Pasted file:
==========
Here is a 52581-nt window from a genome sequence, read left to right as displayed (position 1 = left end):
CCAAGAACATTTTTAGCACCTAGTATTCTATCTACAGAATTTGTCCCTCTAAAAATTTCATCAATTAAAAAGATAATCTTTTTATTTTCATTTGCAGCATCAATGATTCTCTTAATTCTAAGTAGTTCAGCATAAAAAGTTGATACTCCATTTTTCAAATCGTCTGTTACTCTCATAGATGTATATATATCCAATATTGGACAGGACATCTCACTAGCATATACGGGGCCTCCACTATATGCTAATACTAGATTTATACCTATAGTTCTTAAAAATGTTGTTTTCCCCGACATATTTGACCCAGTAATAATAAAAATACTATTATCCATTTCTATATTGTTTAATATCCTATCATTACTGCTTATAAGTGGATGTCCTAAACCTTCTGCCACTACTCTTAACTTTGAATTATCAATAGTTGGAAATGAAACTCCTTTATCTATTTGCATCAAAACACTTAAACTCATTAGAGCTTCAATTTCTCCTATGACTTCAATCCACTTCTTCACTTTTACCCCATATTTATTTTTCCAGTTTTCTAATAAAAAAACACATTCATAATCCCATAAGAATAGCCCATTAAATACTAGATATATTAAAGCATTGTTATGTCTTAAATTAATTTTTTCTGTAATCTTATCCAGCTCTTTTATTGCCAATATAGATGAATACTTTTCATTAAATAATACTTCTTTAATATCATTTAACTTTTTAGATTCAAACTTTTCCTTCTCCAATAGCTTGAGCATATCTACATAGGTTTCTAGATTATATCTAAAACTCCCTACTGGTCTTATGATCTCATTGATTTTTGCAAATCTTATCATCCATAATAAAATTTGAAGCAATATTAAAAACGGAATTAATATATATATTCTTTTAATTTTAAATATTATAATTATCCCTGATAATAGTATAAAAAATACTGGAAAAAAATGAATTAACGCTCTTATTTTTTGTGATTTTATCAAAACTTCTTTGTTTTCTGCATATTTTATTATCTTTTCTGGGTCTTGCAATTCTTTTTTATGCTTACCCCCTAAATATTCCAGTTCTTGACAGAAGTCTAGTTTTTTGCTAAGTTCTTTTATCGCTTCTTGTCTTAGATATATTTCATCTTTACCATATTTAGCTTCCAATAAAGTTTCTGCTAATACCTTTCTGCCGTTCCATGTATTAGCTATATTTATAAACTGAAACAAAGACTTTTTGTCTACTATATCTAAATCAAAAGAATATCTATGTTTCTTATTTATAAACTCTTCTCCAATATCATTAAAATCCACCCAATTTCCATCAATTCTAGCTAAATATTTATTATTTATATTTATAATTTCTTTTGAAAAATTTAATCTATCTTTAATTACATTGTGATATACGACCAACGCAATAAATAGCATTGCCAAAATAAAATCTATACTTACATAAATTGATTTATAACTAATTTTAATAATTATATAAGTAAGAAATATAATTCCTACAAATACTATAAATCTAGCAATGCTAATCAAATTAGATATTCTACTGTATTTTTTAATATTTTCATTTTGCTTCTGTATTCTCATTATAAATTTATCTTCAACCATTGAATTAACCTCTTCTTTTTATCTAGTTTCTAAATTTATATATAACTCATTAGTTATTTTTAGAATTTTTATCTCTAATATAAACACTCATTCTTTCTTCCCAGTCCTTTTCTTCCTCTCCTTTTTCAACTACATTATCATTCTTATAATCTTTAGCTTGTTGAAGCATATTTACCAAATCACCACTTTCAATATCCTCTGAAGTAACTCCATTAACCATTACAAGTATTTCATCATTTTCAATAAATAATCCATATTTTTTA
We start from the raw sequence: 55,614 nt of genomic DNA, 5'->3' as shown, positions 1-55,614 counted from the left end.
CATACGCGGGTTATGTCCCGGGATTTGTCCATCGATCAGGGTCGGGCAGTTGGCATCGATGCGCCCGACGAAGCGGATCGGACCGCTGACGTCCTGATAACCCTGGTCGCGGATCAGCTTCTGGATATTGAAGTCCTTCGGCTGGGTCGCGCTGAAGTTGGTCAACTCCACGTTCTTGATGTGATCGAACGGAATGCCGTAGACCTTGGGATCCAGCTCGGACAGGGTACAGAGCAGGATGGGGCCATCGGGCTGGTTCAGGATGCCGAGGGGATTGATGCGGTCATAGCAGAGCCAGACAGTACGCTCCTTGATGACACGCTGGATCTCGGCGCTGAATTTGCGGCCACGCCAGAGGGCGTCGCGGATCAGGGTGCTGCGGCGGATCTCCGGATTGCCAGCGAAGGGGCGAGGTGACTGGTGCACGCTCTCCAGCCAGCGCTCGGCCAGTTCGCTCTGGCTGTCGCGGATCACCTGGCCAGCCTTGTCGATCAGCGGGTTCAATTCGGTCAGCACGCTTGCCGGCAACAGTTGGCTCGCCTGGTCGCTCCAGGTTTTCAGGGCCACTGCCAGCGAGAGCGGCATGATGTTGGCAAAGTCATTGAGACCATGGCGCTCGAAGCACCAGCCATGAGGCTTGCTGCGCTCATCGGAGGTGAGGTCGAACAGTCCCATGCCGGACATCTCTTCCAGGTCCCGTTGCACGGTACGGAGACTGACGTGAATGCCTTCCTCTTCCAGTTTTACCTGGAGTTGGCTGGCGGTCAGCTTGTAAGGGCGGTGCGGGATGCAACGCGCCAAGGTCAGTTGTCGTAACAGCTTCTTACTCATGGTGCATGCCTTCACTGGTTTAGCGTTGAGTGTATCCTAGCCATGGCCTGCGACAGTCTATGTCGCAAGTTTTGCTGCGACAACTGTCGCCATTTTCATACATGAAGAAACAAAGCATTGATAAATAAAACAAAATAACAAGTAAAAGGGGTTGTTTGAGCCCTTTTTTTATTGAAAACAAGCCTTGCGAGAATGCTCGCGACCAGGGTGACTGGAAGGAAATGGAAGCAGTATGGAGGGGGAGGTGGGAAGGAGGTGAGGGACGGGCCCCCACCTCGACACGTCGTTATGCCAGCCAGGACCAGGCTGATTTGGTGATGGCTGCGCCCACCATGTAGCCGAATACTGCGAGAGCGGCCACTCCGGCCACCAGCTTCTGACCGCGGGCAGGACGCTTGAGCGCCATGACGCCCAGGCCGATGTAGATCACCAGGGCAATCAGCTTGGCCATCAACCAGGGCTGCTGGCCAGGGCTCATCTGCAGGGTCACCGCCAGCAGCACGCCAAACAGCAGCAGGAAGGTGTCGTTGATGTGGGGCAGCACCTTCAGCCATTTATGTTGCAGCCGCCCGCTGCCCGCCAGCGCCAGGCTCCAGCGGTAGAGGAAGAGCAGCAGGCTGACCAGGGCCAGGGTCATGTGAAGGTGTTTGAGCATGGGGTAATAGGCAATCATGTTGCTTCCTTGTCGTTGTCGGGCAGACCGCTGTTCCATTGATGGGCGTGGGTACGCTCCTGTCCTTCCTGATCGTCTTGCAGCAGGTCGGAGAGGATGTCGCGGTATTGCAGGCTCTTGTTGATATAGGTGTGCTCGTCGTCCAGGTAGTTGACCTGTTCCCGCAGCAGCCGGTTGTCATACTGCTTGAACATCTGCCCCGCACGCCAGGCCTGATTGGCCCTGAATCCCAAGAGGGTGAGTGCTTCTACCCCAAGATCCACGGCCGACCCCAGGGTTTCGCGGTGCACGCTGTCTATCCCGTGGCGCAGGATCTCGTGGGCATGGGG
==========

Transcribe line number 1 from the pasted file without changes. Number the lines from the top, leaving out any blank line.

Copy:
Here is a 52581-nt window from a genome sequence, read left to right as displayed (position 1 = left end):